Feature: Blending Shakespeare and Fantasy

TheFloatingCity-full craig_cormick_600x800Craig Cormick is an award-winning author and science communicator who works for Australia’s premier science institution, the Commonwealth Science and Industrial Research Organisation (CSIRO). His novels for Angry Robot – The Shadow Master and its sequel The Floating City – are fantasy adventures with a rather familiar feel. Here, he talks about how he has repurposed William Shakespeare’s texts…

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Let me come right out and say it: Shakespeare was a fantasy writer!

(Yes, yes, he was also an historical writer, and was also a comedic writer, and was also a romantic writer and so on – but today we’re talking about Shakespeare the fantasy writer!). Some of his plays were clearly more fantastical than others of course – A Midsummer Night’s Dream and The Tempest – but others more subtly as well. His great skill was in taking existing histories and folk tales and re-imagining them, adding world-building and deeper characterisation and intricacy of plot.

So why not do the same to Shakespeare’s plays themselves?

When I came to writing The Floating City, I was drawn to use several of Shakespeare’s stories as a scaffold for the novel. In part this was because many readers found Romeo and Juliet references throughout the first book – The Shadow Master – but in fact the story was scaffolded on a classic of Italian literature, The Betrothed (Il Promessi Sposi), written by Alessandro Manzoni in 1827. It’s quite an interesting book set during the plague years in northern Italy if you ever get the chance to read it. There are also two star-crossed lovers in the story, so the Romeo and Juliet comparison is easy to make.

In writing The Floating City I looked for those plays of Shakespeare that were set in Venice, or nearby, as the book is set in a Venice-like city – besieged by magic wraths in the waters of the canals, assassinating the Seers whose magic keeps the city afloat. However, in researching the plays Romeo and Juliet, Othello and The Merchant of Venice, I was drawn to the original Italian folk tales that Shakespeare based his plays upon.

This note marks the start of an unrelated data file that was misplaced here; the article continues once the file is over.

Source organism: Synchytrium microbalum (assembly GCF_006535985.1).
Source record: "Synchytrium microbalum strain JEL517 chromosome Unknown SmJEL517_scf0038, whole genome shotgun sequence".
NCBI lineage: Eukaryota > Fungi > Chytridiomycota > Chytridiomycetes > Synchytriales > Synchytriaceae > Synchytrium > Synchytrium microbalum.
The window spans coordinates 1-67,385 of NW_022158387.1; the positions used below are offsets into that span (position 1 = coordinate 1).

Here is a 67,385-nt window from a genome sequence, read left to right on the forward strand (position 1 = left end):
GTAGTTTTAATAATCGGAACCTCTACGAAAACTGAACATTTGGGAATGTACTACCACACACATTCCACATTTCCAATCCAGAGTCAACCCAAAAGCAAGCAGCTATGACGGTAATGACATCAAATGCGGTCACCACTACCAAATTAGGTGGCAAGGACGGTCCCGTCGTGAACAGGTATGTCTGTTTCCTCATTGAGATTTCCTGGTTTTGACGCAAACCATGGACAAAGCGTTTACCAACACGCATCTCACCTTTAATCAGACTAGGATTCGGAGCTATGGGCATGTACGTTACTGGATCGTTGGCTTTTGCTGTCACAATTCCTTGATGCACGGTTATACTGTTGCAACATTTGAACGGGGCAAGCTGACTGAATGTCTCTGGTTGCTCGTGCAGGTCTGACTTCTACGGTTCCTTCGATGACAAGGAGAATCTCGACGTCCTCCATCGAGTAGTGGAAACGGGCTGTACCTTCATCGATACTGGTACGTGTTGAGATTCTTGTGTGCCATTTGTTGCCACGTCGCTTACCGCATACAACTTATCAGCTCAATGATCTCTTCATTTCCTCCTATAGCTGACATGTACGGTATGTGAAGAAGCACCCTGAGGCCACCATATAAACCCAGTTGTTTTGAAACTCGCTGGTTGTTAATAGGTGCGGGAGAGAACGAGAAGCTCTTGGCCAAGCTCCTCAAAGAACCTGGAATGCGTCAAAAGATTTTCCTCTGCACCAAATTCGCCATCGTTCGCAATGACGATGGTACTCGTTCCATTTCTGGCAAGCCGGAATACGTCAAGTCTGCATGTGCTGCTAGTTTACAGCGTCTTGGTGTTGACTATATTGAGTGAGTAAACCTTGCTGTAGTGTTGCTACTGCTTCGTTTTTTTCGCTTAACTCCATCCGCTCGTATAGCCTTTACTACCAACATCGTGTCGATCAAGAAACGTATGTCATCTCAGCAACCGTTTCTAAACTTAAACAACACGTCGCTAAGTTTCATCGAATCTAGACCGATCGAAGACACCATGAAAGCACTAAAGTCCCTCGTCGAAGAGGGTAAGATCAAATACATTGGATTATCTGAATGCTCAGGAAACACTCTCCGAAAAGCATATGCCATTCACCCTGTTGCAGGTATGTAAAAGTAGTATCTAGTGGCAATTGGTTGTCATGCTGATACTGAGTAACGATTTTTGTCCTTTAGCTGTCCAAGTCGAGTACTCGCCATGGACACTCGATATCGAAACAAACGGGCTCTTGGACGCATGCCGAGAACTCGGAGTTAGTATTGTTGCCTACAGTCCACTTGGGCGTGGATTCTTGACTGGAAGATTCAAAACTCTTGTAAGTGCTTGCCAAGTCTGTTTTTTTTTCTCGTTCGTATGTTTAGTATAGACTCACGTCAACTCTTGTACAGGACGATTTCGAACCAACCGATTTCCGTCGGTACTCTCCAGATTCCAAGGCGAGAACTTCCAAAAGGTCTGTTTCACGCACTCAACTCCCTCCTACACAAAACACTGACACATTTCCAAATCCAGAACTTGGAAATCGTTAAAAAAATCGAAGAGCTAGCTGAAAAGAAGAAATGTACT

The original stories are worth checking out if you’re interested in seeing the way that Shakespeare built upon them and changed them in his own world-building: Luigi da Porto’s Giulietta e Romeo of 1530, Ser Giovanni’s Il Pecorone (The Dunce) of 1558, and Giraldi Cinthio’s Hecatommithi of 1565.

TheShadowMaster-144dpiSo my next challenge was to weave the three strong women’s ‘origin stories’ together – Giulietta, Disdemona and Isabella – into a single plot line. And towards that I found myself looking again at Shakespeare – what he had done with the original tales to turn them into his plays, adding deeper characterisation and nuance to the stories.

And I found something quite fascinating about Shakespeare: his characters are so strong that they can live lives beyond his plays, without suffering the fish-out-of-water problems that occur to many characters that are lifted from literature or history for new purposes. As much as the characters are defined by the circumstances and relations with others, they can actually step off the pages and fly free, right into the hands of an author to use.

So I found I was trying to do the same to the characters I was creating (or recreating), basing them more on the Italian folk tales, but also giving them that depth that would allow them to live together with each other within a new story. That was a second level of complexity needed – making the three women sisters so that they could live in each other’s stories without diminishing or compromising their own story. And around them building a fantasy world of magic and assassins and the ever-mysterious Shadow Master that they could all inhabit.

By the end of the second or third re-write I felt I had the balance about right and had strong characters in the book that were clearly based on those three women we have come to know through Shakespeare’s plays, but had morphed into something new. Romeo and Juliet are spoilt rich brats. Disdemona’s love for her husband Otello makes her blind to his encroaching madness as he is poisoned by a jealous underling. And Isabella seeks to control her own destiny in world controlled by men.

The challenge for the reader will be to go with the story, and see the three women as a little distinct from the Shakespeare characters – as the downside of blending Shakespeare is that his characters and plots tend to dominate readers’ perceptions of them, and you are always judged in comparison to them.

As to how well I’ve succeeded in this – well, let’s quote the Bard himself on that, from Romeo and Juliet: “buy the book” (or was that “by the book”?).

The Floating City is published on July 2nd by Angry Robot Books

 

 

 

 

 

 

 

 

 

 

 

 

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